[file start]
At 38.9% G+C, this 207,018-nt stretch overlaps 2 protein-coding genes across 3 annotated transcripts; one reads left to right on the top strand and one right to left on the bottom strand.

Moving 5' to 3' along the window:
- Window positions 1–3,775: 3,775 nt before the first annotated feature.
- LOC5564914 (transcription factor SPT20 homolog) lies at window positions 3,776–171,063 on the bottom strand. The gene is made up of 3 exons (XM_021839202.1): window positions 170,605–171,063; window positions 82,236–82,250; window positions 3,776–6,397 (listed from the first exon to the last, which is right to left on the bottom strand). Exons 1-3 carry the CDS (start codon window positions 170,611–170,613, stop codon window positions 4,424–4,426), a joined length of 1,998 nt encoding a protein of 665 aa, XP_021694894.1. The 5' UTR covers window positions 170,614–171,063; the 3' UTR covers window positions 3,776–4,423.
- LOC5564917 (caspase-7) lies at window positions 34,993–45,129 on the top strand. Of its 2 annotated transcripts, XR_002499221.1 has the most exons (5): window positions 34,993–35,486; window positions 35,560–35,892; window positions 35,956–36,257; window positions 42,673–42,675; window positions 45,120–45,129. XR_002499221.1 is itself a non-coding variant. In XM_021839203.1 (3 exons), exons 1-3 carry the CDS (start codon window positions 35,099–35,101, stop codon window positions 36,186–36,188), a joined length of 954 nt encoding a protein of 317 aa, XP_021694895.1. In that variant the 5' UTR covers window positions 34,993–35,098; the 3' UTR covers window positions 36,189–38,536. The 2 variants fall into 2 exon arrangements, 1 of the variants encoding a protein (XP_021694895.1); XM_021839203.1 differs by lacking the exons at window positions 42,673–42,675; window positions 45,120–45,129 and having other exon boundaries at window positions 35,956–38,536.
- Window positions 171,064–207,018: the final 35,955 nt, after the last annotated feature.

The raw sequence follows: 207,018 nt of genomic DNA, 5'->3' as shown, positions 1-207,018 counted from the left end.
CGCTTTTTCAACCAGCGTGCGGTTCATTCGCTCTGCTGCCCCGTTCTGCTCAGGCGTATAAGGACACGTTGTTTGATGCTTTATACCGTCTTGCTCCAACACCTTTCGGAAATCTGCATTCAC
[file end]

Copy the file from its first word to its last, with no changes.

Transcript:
At 38.9% G+C, this 207,018-nt stretch overlaps 2 protein-coding genes across 3 annotated transcripts; one reads left to right on the top strand and one right to left on the bottom strand.

Moving 5' to 3' along the window:
- Window positions 1–3,775: 3,775 nt before the first annotated feature.
- LOC5564914 (transcription factor SPT20 homolog) lies at window positions 3,776–171,063 on the bottom strand. The gene is made up of 3 exons (XM_021839202.1): window positions 170,605–171,063; window positions 82,236–82,250; window positions 3,776–6,397 (listed from the first exon to the last, which is right to left on the bottom strand). Exons 1-3 carry the CDS (start codon window positions 170,611–170,613, stop codon window positions 4,424–4,426), a joined length of 1,998 nt encoding a protein of 665 aa, XP_021694894.1. The 5' UTR covers window positions 170,614–171,063; the 3' UTR covers window positions 3,776–4,423.
- LOC5564917 (caspase-7) lies at window positions 34,993–45,129 on the top strand. Of its 2 annotated transcripts, XR_002499221.1 has the most exons (5): window positions 34,993–35,486; window positions 35,560–35,892; window positions 35,956–36,257; window positions 42,673–42,675; window positions 45,120–45,129. XR_002499221.1 is itself a non-coding variant. In XM_021839203.1 (3 exons), exons 1-3 carry the CDS (start codon window positions 35,099–35,101, stop codon window positions 36,186–36,188), a joined length of 954 nt encoding a protein of 317 aa, XP_021694895.1. In that variant the 5' UTR covers window positions 34,993–35,098; the 3' UTR covers window positions 36,189–38,536. The 2 variants fall into 2 exon arrangements, 1 of the variants encoding a protein (XP_021694895.1); XM_021839203.1 differs by lacking the exons at window positions 42,673–42,675; window positions 45,120–45,129 and having other exon boundaries at window positions 35,956–38,536.
- Window positions 171,064–207,018: the final 35,955 nt, after the last annotated feature.

The raw sequence follows: 207,018 nt of genomic DNA, 5'->3' as shown, positions 1-207,018 counted from the left end.
CGCTTTTTCAACCAGCGTGCGGTTCATTCGCTCTGCTGCCCCGTTCTGCTCAGGCGTATAAGGACACGTTGTTTGATGCTTTATACCGTCTTGCTCCAACACCTTTCGGAAATCTGCATTCAC